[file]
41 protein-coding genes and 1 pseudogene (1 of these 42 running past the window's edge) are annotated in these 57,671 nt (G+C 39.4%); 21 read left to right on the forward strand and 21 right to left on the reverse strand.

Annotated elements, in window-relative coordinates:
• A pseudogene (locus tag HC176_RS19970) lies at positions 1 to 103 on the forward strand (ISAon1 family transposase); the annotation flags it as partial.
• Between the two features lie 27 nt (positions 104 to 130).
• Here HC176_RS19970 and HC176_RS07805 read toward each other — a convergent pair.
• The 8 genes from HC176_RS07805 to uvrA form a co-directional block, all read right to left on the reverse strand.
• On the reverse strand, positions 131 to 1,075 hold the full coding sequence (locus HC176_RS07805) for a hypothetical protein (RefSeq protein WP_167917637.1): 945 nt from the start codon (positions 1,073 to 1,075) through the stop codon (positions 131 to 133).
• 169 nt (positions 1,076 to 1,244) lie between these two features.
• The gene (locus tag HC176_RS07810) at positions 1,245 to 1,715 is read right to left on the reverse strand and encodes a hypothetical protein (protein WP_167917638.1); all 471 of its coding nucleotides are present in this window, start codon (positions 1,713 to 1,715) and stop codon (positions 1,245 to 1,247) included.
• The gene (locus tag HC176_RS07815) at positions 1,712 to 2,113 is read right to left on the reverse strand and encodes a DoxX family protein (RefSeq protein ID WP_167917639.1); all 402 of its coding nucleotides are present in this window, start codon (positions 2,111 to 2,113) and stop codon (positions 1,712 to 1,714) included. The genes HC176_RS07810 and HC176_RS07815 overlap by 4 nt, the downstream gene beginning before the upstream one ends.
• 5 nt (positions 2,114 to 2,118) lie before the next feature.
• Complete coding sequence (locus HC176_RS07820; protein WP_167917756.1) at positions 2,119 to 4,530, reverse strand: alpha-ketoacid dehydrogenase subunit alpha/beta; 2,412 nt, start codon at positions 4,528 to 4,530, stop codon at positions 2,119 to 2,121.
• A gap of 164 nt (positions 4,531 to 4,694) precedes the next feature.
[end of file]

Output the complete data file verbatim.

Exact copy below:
41 protein-coding genes and 1 pseudogene (1 of these 42 running past the window's edge) are annotated in these 57,671 nt (G+C 39.4%); 21 read left to right on the forward strand and 21 right to left on the reverse strand.

Annotated elements, in window-relative coordinates:
• A pseudogene (locus tag HC176_RS19970) lies at positions 1 to 103 on the forward strand (ISAon1 family transposase); the annotation flags it as partial.
• Between the two features lie 27 nt (positions 104 to 130).
• Here HC176_RS19970 and HC176_RS07805 read toward each other — a convergent pair.
• The 8 genes from HC176_RS07805 to uvrA form a co-directional block, all read right to left on the reverse strand.
• On the reverse strand, positions 131 to 1,075 hold the full coding sequence (locus HC176_RS07805) for a hypothetical protein (RefSeq protein WP_167917637.1): 945 nt from the start codon (positions 1,073 to 1,075) through the stop codon (positions 131 to 133).
• 169 nt (positions 1,076 to 1,244) lie between these two features.
• The gene (locus tag HC176_RS07810) at positions 1,245 to 1,715 is read right to left on the reverse strand and encodes a hypothetical protein (protein WP_167917638.1); all 471 of its coding nucleotides are present in this window, start codon (positions 1,713 to 1,715) and stop codon (positions 1,245 to 1,247) included.
• The gene (locus tag HC176_RS07815) at positions 1,712 to 2,113 is read right to left on the reverse strand and encodes a DoxX family protein (RefSeq protein ID WP_167917639.1); all 402 of its coding nucleotides are present in this window, start codon (positions 2,111 to 2,113) and stop codon (positions 1,712 to 1,714) included. The genes HC176_RS07810 and HC176_RS07815 overlap by 4 nt, the downstream gene beginning before the upstream one ends.
• 5 nt (positions 2,114 to 2,118) lie before the next feature.
• Complete coding sequence (locus HC176_RS07820; protein WP_167917756.1) at positions 2,119 to 4,530, reverse strand: alpha-ketoacid dehydrogenase subunit alpha/beta; 2,412 nt, start codon at positions 4,528 to 4,530, stop codon at positions 2,119 to 2,121.
• A gap of 164 nt (positions 4,531 to 4,694) precedes the next feature.